Grenville Event and Virginia Geology

the bedrock exposed at Old Rag Mountain formed in the Grenville event roughly 1 billion years ago
the bedrock exposed at Old Rag Mountain formed in the Grenville event roughly 1 billion years ago
Source: National Park Service, Shenandoah National Park Geologic Resources Inventory Report

The universe is 13.8 billion years old, based on measurements of cosmic microwave background measurements. The oldest part of the Milky Way galaxy, the "thick disk" at the center, starting forming 13 billion years ago. The solar system is over 4.5 billion years old. It may have formed then after the Sagittarius dwarf galaxy first collided with the Milky Way, bringing a new supply of hydrogen and disrupting the equilibrium enough to trigger another burst of star formation in the Milky Way.

The oldest objects ever found on earth are grains of silicon carbide found in the Murchison meteorite; they crystalized 7 billion years ago. The oldest rock in Virginia, the Nellysford gneiss found in Nelson County, has been a "Cheerio" of Virginia for 1.8 billion years. When that rock cooled into its current state, however, most of Virginia had not been created yet.1

About 2 billion years ago - give or take a few hundred million years - various chunks of continental crust had clumped together with each other. Today, we see those chunks exposed in the central part of Canada. The correct buzzword for those old Canadian rocks is "North American craton."

It may be easier to visualize tectonic plates as clumps of cereal (Cheerios, or Rice Krispies if you prefer...) floating in milk, rather than as chunks of continental crust floating on the molten mantle 25-50 miles below the surface.

About one billion years ago, another chunk of continental crust (more Cheerios...) banged into that craton. The North American plate was enlarged by the rocks that, today, form the oldest part of Virginia. (In the cereal analogy, some new-arriving Cheerios joined the North American craton.)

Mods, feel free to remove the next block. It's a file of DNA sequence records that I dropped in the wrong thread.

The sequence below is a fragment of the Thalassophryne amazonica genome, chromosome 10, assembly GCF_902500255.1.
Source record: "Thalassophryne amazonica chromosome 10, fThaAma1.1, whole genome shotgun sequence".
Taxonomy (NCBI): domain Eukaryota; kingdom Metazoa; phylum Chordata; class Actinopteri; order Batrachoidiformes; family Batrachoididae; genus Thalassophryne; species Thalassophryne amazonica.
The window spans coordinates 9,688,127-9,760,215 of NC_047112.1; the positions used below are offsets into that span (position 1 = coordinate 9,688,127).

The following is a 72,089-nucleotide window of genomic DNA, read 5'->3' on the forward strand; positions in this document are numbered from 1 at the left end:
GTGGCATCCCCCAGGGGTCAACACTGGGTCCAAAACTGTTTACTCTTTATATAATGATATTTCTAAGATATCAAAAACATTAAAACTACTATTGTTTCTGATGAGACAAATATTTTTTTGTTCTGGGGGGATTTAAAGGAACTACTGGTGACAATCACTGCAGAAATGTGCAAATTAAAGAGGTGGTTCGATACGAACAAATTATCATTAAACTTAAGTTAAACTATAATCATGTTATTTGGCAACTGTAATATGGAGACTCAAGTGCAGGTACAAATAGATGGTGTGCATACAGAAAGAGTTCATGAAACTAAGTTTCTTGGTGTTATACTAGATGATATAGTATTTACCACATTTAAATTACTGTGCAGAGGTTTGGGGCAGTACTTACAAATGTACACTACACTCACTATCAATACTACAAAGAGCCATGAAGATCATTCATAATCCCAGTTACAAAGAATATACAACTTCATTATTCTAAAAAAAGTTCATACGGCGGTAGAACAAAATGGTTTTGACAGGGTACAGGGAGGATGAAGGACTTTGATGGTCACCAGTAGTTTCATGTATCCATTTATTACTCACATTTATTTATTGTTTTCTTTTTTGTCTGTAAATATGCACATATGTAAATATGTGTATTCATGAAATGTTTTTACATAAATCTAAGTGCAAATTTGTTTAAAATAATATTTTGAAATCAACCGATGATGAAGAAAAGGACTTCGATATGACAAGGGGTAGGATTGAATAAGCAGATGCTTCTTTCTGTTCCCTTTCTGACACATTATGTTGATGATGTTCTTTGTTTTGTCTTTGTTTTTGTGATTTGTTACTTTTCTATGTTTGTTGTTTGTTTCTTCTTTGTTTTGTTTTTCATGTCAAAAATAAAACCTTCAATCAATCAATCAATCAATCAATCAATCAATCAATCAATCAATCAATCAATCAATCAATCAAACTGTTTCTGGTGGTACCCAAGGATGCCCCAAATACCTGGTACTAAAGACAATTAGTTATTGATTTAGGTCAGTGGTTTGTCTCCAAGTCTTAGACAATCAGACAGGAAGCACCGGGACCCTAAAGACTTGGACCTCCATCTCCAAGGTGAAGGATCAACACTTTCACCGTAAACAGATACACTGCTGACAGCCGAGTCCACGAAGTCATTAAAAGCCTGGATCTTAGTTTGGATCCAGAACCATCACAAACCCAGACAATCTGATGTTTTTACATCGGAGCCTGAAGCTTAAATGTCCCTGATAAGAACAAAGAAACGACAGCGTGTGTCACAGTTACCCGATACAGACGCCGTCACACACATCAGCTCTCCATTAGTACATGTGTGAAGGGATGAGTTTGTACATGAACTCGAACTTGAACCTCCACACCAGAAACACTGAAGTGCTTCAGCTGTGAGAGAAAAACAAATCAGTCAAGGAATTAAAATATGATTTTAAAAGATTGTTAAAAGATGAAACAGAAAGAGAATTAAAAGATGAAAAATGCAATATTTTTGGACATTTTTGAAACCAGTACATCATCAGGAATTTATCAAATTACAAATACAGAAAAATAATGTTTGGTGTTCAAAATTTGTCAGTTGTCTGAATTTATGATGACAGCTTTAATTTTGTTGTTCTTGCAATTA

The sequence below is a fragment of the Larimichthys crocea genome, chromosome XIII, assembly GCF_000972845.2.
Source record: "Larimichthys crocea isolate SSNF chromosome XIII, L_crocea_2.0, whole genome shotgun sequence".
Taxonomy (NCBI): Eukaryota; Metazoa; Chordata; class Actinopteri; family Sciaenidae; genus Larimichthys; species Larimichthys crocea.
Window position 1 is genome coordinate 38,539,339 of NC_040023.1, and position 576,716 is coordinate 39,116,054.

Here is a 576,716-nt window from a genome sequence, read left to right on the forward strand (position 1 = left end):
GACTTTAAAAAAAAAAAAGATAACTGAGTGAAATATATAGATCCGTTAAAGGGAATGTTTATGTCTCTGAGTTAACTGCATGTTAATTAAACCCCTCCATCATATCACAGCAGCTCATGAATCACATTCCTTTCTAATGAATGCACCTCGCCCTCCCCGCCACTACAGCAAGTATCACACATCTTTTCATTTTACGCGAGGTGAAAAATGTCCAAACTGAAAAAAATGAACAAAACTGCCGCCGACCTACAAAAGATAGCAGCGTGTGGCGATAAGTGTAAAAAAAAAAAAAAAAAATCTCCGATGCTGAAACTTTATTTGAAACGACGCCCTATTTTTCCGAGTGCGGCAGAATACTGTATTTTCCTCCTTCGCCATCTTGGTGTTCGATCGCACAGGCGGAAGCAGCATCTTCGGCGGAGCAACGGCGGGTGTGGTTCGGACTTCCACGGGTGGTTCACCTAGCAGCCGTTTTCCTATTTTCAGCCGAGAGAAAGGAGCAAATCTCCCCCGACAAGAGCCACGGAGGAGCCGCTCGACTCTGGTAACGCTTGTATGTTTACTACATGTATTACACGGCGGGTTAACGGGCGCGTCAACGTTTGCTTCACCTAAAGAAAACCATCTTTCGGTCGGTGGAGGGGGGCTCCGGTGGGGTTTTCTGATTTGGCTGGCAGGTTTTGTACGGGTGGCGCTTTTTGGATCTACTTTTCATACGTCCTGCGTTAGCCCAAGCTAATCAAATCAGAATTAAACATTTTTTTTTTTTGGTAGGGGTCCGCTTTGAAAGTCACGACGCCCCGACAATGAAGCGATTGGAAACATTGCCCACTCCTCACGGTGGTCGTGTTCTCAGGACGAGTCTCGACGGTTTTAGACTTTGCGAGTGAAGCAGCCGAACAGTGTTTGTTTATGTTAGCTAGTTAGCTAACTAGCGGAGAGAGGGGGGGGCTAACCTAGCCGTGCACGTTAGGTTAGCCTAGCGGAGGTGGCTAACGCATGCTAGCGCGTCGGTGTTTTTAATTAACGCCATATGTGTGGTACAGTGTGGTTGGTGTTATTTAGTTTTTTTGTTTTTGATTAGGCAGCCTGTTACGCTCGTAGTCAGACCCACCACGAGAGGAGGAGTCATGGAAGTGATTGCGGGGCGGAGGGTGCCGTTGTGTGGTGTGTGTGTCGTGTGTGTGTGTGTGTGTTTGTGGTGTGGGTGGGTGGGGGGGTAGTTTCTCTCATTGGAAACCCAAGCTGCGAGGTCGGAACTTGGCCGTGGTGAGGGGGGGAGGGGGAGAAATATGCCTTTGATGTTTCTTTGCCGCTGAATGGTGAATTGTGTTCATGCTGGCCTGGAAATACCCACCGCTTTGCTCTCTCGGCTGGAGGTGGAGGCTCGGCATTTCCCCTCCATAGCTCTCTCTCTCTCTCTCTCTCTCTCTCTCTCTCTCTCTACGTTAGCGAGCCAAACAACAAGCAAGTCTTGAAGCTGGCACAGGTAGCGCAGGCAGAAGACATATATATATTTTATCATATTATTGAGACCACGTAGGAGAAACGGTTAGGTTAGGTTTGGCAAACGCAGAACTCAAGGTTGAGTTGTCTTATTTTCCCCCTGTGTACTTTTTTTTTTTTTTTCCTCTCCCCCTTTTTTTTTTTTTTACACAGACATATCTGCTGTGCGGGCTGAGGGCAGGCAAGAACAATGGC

When those chunks of rock drifted together, the heat and pressure melted various rocks as the Grenville Mountains were uplifted. The igneous "roots" of those mountains consisted of ten or more different chunks of granite and gneiss.2

Source: EarthByte, Plate tectonic evolution from 1 Billion years ago to the present

One billion years ago, essentially all the continental crust on the earth had clumped together and formed one supercontinent called Rodinia. Rodinia was surrounded by an ocean that covered most of the globe. (Think of a bowl of cereal where all the Cheerios are in one corner, and most of what you see is milk.)

There is an alternative description of how Rodinia formed. According to the single-lid hypothesis, the supercontinent could have been an unfragmented, all-encompassing lithosphere, a single "shell" of rock rather than a global plate mosaic. The assembled crust lasted as a unit for 600 million years, from 1.6 billion years ago to 1 billion years ago.

Virginia was in the middle of that Rodinia supercontinent, far from the seashore and far from rainstorms. The Virginia of a billion years ago had a "continental climate" comparable to today's Tibetan Plateau or the Gobi Desert in China/Mongolia.

The Grenville Mountains and the rest of Rodinia were barren. There were no trees or plants; there was no vegetation on the land yet. Algae photosynthesizing in the ocean had already transformed the atmosphere, poisoning most of the earliest forms of life with the waste product of photosynthesis - oxygen. However, the evolutionary process had not resulted in land plants yet, so a billion years ago all of Virginia was bare rock or lakes/rivers.

Even as the Grenville Mountains were pushed up by the collision of continental plates, rain was eroding the exposed rock. Rivers carved valleys, and sediments washed downstream to build shorelines. Up to 15 miles of rock eroded away, as uplifts were countered by erosion.3

What goes up must come down. In geology, what goes down will also come up. Today, erosion has exposed the once-buried-deep roots of the Grenville Mountains. At Shenandoah National Park, tourists can drive and hike on the igneous rocks that were formed over a billion years ago by continental plate collisions, and then buried miles below the surface.

Rodinia, roughly 1 billion years ago (Virginia is located in dark-brown belt of Grenville Mountains)
Source: National Aeronautics and Space Administration (NASA), Dr. Nicholas Short's Remote Sensing Tutorial

The Grenville Event - or events, because the mountains might have been created by multiple continental collisions - formed the "basement" rocks in Virginia. The heat and pressure of the collision(s) melted rocks, creating granite and gneiss. These crystalline rocks are now the core of the Blue Ridge mountains exposed in the Blue Ridge, including Old Rag Mountain in Madison County.